Prospero Camuncoli


      Prospero was the son of Giovan Francesco Camuncoli. He was born in Reggio Emilia and baptized on 25 April 1517. Few details are available about his education, but given what we know about cartography and engineering in the 16th century, we might suppose that he was trained in the workshops of tradesmen such as land surveyors, engineers and architects.

         In 1542, the land surveyor Prospero Camuncoli was appointed as one of the experts in charge of organizing and embanking the Crostolo and Canalazzo watercourses. In 1551, Duke Ercole II gave Camuncoli the biggest job of his career: he was asked to carry out measurement and bookkeeping work for the alterations to the Reggio Emilia city walls. Requirements of a purely military nature were behind the modifications, which significantly changed the appearance of the city. The paperwork shows that Camuncoli produced a map of the Reggio Emilia area between 1551 and 1552, before all of the buildings outside the city walls had been knocked down. It is thought that the depiction which has come into our possession was based on this map.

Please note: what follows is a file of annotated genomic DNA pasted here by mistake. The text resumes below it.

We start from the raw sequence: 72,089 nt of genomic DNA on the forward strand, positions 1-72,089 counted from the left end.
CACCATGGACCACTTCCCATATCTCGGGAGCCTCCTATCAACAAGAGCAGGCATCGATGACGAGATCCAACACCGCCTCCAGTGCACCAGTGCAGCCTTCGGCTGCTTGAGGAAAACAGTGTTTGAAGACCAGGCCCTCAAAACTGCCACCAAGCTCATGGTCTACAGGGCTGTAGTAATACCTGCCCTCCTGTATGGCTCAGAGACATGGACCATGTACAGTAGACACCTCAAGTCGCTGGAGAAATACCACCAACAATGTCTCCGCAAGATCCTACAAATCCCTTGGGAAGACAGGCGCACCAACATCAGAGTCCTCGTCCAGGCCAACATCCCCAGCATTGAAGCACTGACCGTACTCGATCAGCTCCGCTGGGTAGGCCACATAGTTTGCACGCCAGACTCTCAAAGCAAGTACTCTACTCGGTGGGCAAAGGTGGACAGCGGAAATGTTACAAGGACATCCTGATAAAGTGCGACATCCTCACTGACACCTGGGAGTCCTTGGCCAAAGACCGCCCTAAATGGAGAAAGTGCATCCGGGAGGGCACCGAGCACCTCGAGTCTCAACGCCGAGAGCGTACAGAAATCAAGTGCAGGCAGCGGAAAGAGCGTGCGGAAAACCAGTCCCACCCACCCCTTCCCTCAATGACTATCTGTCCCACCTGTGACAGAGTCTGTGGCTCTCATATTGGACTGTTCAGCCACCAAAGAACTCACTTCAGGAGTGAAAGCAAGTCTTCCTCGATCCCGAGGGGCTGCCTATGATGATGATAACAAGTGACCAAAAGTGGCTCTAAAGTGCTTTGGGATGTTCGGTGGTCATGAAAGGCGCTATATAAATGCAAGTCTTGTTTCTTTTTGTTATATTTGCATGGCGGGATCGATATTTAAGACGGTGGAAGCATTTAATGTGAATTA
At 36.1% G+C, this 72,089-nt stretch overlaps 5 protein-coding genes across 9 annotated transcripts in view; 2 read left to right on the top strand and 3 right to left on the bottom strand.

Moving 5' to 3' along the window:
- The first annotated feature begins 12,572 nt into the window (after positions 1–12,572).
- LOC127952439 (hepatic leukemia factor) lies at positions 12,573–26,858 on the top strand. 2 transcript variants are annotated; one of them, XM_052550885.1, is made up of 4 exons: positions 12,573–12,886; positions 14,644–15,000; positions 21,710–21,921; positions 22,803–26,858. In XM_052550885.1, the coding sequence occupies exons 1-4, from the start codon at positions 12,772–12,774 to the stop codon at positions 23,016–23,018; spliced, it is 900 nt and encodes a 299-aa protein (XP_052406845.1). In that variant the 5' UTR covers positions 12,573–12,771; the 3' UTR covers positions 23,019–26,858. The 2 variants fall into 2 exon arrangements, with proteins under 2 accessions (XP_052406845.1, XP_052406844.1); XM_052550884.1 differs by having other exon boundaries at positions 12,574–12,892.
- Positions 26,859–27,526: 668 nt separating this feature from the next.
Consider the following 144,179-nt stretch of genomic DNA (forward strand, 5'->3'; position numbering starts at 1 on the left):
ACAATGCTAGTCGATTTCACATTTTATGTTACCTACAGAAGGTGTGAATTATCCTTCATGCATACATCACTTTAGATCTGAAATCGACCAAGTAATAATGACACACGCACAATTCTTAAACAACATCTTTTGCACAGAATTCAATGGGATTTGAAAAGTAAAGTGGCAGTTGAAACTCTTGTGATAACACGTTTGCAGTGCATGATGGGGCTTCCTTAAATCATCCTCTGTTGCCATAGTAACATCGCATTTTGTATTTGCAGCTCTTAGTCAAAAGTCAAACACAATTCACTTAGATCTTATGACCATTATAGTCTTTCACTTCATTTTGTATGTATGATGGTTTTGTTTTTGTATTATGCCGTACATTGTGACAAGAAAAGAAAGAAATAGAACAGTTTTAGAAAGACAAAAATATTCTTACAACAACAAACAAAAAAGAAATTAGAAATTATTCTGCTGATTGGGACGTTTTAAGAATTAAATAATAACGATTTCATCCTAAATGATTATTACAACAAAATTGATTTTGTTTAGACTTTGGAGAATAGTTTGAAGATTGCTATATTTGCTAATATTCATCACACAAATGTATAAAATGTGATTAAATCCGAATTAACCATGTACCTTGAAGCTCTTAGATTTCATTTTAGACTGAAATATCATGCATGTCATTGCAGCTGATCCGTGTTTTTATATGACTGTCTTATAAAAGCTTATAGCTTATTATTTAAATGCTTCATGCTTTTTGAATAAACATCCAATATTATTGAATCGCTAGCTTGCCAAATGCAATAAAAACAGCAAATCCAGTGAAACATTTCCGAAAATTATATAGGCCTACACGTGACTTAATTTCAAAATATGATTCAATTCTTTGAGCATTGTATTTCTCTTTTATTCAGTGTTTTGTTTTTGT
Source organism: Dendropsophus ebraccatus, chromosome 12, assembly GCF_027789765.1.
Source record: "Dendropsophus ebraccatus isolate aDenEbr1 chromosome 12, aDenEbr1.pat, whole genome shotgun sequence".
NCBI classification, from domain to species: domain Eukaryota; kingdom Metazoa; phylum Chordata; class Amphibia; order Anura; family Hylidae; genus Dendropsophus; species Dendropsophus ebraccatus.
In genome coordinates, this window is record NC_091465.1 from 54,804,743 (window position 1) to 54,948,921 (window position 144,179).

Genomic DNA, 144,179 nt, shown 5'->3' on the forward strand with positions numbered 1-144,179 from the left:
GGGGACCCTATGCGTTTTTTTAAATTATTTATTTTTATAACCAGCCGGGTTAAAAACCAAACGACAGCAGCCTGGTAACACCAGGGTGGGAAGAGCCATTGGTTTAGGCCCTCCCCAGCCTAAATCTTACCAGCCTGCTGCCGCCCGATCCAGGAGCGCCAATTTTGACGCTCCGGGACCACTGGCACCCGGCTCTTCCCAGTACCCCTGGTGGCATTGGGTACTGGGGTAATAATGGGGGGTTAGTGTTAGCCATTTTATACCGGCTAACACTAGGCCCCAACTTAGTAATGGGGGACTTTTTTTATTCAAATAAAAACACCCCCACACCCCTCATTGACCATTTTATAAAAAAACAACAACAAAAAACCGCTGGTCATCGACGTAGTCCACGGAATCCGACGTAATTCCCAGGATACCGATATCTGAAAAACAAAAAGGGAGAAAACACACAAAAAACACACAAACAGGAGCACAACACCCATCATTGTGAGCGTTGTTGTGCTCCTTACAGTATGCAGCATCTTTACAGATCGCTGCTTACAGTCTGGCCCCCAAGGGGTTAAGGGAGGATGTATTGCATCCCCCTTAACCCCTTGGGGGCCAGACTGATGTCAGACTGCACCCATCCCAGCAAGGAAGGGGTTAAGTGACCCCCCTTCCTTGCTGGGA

This is what makes Camuncoli’s map significant: it allows us to see what the city and its suburbs were like before the destruction that wiped away a rich, ancient artistic heritage. It is not known whether the work was commissioned or if Camuncoli produced it on his own initiative. It was created in 1591, against the troubled backdrop of a dark, tragic period of famine and powerful earthquakes. As he neared the end of his years, Camuncoli – who was clearly using previous surveys – depicted a city that was no longer there.

          The last mention of Prospero Camuncoli in the records dates back to 1594, but his name would live on thanks to the success of his picture. In 1615 it was in the possession of the Este family’s governor and it seems that the Elders of the Commune asked for it so that it could be stored in the archives. However, when the Council saw its fine workmanship they decided to display it in the main room of the city hall, where it remained for a long time. According to the historian Andrea Balletti, use of the picture as a fireboard led to severe damage and made it completely illegible. It was not until 1995 that sophisticated technological systems and the painstaking artistic work of Loreno Confortini made it possible to see an accurate reconstruction of the original drawing.

veduta Camuncoli









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